Matcha is a powdered green tea used in Japan’s formal tea ceremony, as well as for everyday drinking pleasure and as a delicious ingredient in countless recipes.
Prized for its high concentration of nutrients as well as its distinctive flavor, it offers the same health benefits as whole leaf green tea, amplified because you are actually ingesting the tea leaves. Numerous medical studies point to Matcha’s beneficial properties; high in nutrients such as polyphenols, L-theanine, minerals, vitamins, fibres, potassium, and chlorophyll.
COLOR: Bright green
TASTE: Vegetal, umami aftertaste
CHADO [THE WAY OF TEA]
Chado is based upon the simple act of boiling water, making tea, offering it to others, and drinking of it ourselves. Served with a respectful heart and received with gratitude, a bowl of tea satisfies both physical and spiritual thirst.
Form is everything in tea; but form is not valued simply as an end in itself. To the outside observer, the movements of the participants engaged in Tea activity look deceptively like an elaborate and arbitrary system of etiquette. Through the form one enters into a deeper understanding, which is not available by any intellectual process of verbal explanation.
The frenzied world and our myriad dilemmas leave our bodies and minds exhausted. It is then that we seek out a place where we can have a moment of peace and tranquility. In the discipline of Chado such a place can be found.
Learning Chado begins with a step-by-step process in which the body acquires the ability act in the tea environment without superfluous mental calculation, and as in any sport, dance or musical discipline, this means that it is learned by the body through repetition.
That is all you need to know.
Make a delicious bowl of tea; arrange the charcoal to heat the water;
arrange the flowers the way they are in the fields;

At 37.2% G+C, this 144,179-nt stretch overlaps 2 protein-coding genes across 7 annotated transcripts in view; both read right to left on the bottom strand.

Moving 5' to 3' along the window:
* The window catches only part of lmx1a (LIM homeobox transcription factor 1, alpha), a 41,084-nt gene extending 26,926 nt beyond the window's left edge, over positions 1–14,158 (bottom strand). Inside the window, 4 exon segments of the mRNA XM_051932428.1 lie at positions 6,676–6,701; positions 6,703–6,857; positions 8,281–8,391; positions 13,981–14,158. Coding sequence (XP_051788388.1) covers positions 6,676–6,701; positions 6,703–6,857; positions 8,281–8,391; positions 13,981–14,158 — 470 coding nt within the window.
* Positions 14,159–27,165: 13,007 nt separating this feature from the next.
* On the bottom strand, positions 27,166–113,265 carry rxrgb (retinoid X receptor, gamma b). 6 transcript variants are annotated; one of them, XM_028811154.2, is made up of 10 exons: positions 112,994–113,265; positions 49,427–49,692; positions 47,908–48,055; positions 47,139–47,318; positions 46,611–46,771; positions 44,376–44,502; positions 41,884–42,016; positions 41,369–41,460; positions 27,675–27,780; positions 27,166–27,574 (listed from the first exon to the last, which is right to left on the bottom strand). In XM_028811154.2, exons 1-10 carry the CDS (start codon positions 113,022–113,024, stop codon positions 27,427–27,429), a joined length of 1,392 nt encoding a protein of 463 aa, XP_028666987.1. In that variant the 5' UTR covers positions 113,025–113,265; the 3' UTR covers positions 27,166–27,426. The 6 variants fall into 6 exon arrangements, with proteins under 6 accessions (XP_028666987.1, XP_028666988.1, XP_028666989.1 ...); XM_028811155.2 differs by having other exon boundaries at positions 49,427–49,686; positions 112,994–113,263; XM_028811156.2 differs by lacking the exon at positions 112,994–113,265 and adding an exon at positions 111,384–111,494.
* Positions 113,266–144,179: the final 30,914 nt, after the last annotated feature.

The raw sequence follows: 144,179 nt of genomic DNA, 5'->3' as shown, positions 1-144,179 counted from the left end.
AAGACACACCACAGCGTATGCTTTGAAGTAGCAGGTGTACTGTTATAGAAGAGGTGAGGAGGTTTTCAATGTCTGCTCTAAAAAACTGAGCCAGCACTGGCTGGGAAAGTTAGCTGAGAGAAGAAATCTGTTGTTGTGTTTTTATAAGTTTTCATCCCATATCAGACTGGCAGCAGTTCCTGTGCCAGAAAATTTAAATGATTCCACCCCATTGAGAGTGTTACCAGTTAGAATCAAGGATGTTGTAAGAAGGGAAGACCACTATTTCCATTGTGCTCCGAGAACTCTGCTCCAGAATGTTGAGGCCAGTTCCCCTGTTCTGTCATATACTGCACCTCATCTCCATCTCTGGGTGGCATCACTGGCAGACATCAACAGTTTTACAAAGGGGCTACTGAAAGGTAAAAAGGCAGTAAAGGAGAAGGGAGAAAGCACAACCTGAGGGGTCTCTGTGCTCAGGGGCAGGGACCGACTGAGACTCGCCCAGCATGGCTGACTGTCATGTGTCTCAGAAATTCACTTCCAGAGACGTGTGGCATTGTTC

in summer suggest coolness, in the winter warmth;
anticipate everything; be ready for rain;
show the greatest possible consideration toward your guests.”
The Doctrine of Sen Rikyu
by Shoshitsu Sen, Urasenke Grand Tea Master XV
PURITY HARMONY RESPECT & TRANQUILITY
by Keith Snyder of the Urasenke Foundation of Vancouver
The Way of Tea (Chado) developed in Japan out of a fusion of many elements: Zen, Chinese and Japanese aesthetics, Bushido (the Way of the Warrior), and the early of the beverage in temple and manor. The practice of tea is also known as Chanoyu.
Tea came to Japan in the 12th century by way of travelling Japanese monks. At first it was considered a medicine since it had the wonderful property of increasing the mental alertness of the imbiber. While it was used in temples as an offering and as a way for monks to remain alert during long periods of meditation, it was also served by the wealthy at large gatherings at which fine art works from the continent were displayed. In time, the tea utensils themselves came to be appreciated as objets d’art and tea was prepared before the guests according to prescribed rules.
MAKE THE PERFECT BOWL OF MATCHA
By the 16th century, three dominating influences can be discerned: the Zen tradition of Ikkyu, the aesthetics of the so-called Higashiyama culture centred around the Ashikaga Shogunate, and the interest in tea of the merchant class. It can be said that these three elements came together in the tea of Sen Rikyu, who is regarded as the father of Chado as we know it today. To the outside observer, the movements of the participants engaged in tea activity look deceptively like an elaborate and arbitrary system of etiquette.
Form is everything in tea, but form is not valued simply as an end in itself. Through the form one enters into a deeper understanding, which is not available by any intellectual process or verbal explanation. Learning Chado begins with a step-by-step process in which the body acquires the ability to act in the tea environment without superfluous mental calculation, and as in any sport, dance, or discipline, this means that it is learned by the body through repetition. Though there are various levels of practice, increasing in complexity as the student advances, it is the elementary procedure first learned that is the most important, for it is with this basic procedure (hira-demae) that one makes and offers tea to others outside of the tea lesson. Not a ritual, not a ceremony, this is a pure act of the heart.
ESSENTIALS FOR MATCHA
Tencha Matcha High Energy